Hampton freshman Gabriella Elk thriving at diving

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Saturday, March 11, 2023 | 11:01 AM


When Hampton freshman Gabriella Elk made the transition from gymnastics to diving, one part of the switch proved to be tricky.

“I was never used to landing on my head,” she said. “That took some getting used to.”

Elk has landed among the best young divers in Hampton history.

Despite being a relative newcomer to the sport, Elk placed third in the WPIAL Class 2A diving championships last month and qualified for the PIAA championships March 15 at Bucknell.

“Gab has phenomenal technique,” Hampton diving coach Jeff Brown said. “She’s very clean. She’s very precise. … She has very clean lines. She stays very straight, and she gets into the water really well.”

Elk is the first Hampton female diver to reach states since 2018 and only the second Talbot freshman in at least 25 years to make the PIAA championships, joining four-time qualifier Adrienne White (2015-18).

Elk recorded a 12-dive score of 450.25 at the WPIAL championships, placing behind only four-time WPIAL champ Maggie Foley of North Catholic (491.40) and Quaker Valley sophomore Ruby Olliffe (477.65).

“Going in, I wanted to make it to states,” Elk said, “but I wasn’t completely sure how that would go.”

Elk’s burgeoning diving career has always carried a bit of uncertainty. She was a successful Level 7 gymnast in fifth grade when she developed two stress fractures in her spine. She wore a large back brace for two months and was sidelined for five months.

When Elk finally returned to gymnastics, she quickly realized she had to make a change.

“It was just a lot on my body,” she said. “So I decided to try something new. I really didn’t know what to expect.”

Elk picked diving — a sport that lends itself to former gymnasts — and joined the Pitt Diving Club as a sixth-grader. She said the sport didn’t come easily to her at first and she landed awkwardly in the water — think belly-flop — “more times than I’d like to admit.”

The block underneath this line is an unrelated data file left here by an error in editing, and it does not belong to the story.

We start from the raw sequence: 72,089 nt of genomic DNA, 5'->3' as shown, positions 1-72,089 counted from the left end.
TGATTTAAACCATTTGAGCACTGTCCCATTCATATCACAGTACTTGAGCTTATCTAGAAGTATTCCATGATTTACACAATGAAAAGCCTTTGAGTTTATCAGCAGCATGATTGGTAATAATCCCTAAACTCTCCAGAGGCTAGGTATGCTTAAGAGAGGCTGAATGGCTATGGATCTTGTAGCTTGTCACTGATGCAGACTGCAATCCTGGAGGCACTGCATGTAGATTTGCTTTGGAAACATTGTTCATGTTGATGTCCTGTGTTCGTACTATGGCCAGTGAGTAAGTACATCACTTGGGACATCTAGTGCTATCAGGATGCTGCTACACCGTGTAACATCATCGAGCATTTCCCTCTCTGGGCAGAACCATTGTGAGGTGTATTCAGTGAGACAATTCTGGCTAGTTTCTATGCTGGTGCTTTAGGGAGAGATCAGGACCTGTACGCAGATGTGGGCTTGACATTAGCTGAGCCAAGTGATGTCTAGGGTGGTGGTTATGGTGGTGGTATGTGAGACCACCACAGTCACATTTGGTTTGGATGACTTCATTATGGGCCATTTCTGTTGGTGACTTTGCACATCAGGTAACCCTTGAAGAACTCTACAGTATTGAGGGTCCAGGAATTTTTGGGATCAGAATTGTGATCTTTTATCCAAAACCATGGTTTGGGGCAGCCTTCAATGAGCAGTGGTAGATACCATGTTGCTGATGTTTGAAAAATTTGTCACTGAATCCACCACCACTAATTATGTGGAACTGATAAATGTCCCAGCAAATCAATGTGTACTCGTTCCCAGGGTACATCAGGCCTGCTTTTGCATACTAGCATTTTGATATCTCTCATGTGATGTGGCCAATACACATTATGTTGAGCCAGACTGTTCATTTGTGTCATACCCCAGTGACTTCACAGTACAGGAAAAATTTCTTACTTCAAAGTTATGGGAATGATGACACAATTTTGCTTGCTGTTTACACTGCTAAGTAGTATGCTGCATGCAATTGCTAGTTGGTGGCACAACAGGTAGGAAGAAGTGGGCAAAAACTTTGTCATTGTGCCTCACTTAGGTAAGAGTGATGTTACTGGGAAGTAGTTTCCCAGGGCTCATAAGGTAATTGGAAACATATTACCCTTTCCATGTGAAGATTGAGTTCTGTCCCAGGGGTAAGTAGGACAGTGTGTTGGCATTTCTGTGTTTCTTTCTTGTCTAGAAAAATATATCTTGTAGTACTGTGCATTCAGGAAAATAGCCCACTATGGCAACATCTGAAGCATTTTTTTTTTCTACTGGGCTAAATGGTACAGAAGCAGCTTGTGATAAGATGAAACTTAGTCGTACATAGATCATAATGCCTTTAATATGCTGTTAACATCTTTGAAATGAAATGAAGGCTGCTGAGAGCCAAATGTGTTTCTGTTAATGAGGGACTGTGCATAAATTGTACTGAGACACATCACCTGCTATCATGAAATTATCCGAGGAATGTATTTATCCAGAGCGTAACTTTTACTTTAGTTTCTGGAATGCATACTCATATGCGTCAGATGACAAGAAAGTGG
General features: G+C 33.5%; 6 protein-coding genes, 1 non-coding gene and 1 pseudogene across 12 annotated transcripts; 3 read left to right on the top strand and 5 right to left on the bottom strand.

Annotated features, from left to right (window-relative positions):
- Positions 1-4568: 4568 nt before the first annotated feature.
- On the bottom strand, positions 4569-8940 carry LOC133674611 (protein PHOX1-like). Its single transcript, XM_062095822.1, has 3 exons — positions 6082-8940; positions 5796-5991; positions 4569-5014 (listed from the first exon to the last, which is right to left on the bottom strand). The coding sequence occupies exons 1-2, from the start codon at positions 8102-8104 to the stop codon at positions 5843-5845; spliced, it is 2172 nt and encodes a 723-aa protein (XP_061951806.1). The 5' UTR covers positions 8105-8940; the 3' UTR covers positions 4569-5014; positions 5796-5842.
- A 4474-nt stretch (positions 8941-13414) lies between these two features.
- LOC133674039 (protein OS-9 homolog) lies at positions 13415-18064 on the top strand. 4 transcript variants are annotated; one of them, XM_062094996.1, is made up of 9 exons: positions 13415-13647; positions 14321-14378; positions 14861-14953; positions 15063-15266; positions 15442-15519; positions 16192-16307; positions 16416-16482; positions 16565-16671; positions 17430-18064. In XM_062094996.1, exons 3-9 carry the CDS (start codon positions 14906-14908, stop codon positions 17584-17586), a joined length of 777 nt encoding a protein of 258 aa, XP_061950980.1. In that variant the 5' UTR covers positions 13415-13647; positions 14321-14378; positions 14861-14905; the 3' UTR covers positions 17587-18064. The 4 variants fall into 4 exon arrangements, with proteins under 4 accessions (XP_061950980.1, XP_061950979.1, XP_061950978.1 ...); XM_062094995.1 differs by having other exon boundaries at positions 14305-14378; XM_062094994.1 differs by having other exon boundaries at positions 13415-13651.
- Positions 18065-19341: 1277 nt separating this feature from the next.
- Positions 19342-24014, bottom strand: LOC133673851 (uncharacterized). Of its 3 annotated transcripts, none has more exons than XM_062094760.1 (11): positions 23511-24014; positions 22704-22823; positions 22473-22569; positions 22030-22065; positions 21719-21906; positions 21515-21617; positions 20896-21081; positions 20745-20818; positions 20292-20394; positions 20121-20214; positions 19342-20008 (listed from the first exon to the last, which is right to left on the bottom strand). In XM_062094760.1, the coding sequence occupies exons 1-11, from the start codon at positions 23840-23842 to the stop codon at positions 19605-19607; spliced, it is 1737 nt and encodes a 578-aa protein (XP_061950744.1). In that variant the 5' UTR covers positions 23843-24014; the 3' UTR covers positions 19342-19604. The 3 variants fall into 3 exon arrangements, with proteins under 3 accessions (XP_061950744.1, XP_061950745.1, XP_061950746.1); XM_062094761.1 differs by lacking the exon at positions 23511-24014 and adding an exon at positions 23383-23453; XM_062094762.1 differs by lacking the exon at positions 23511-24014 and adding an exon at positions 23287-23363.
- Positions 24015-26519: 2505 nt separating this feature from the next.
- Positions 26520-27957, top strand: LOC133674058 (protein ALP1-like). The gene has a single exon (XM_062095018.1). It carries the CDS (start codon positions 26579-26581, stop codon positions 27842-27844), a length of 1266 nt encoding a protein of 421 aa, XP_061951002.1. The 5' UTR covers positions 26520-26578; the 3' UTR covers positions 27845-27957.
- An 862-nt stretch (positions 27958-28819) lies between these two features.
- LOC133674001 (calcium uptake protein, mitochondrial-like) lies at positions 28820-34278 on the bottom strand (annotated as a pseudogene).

“I heard it was an easy transition because I already knew how to flip and how to twist,” she said. “But it was definitely different than I expected from gymnastics.”

She stayed with it, however, and hard work and natural talent began to converge into a confident diver. But it’s never easy. The covid pandemic and a broken foot conspired to cancel her first couple of years of competition, and a concussion this past fall sidelined her for a month before her ninth-grade varsity season.

So when Elk walked into North Allegheny on Feb. 24 for the WPIAL Class 2A championships, it was one of the first big-time diving events of her life.

Unruffled, she was atop the scoreboard following a couple of early dives.

“She seemed really comfortable at WPIALs, which is half the battle,” Brown said. “If you can be relaxed in competition, you are going to do well.”

She scored well on her inward one-and-a-half and nailed her back flip one-and-a-half twist, a dive that has given her trouble in the past. She ended up third in the WPIAL, the best finish by a Hampton diver since White brought home three consecutive silver medals from 2016-18. The top seven finishers qualified for the PIAA championships, where Elk will face off against the best divers in the state.

“She’s just an absolutely beautiful diver,” Hampton swimming coach Morgan Zweygardt said. “I’ll watch her in practice and she just looks so clean. But she’s never satisfied. She’s ready to do better every time.”

Elk will have some company at the PIAA meet. Hampton qualified a large contingent for states, including senior Ben Sheets, who broke the school record in the 100 backstroke (50.94 seconds) while placing third in the WPIAL championships. The Queens (N.C.) recruit also qualified in the 200 IM after taking third in the WPIAL.

Sheets’ freshman sister, Lainey, broke the school records in the 100 backstroke (56.65) and 200 IM (2:07.61) while placing second and fourth, respectively, at the WPIAL championships.

Other PIAA qualifiers are senior Emma An (200 freestyle), freshman Libby Sheets (100 backstroke), sophomore Chris Belch (100 butterfly, 100 back) and junior Zach Sutterlin (100 breaststroke). The boys and girls also qualified 200 medley relay and 400 free relay teams, and the girls 200 free relay is an alternate.

The girls placed sixth as a team at the WPIAL meet, while the rebuilding boys, the two-time defending WPIAL Class 2A champion, slipped to ninth.

“We knew the competition was going to be stiffer and we knew we didn’t have as many boys,” Zweygardt said. “But when you look at how they did for themselves, I think they did a phenomenal job. They had tons of best times. If they improved on their times and someone else is just a little bit faster, it’s hard to be concerned.”

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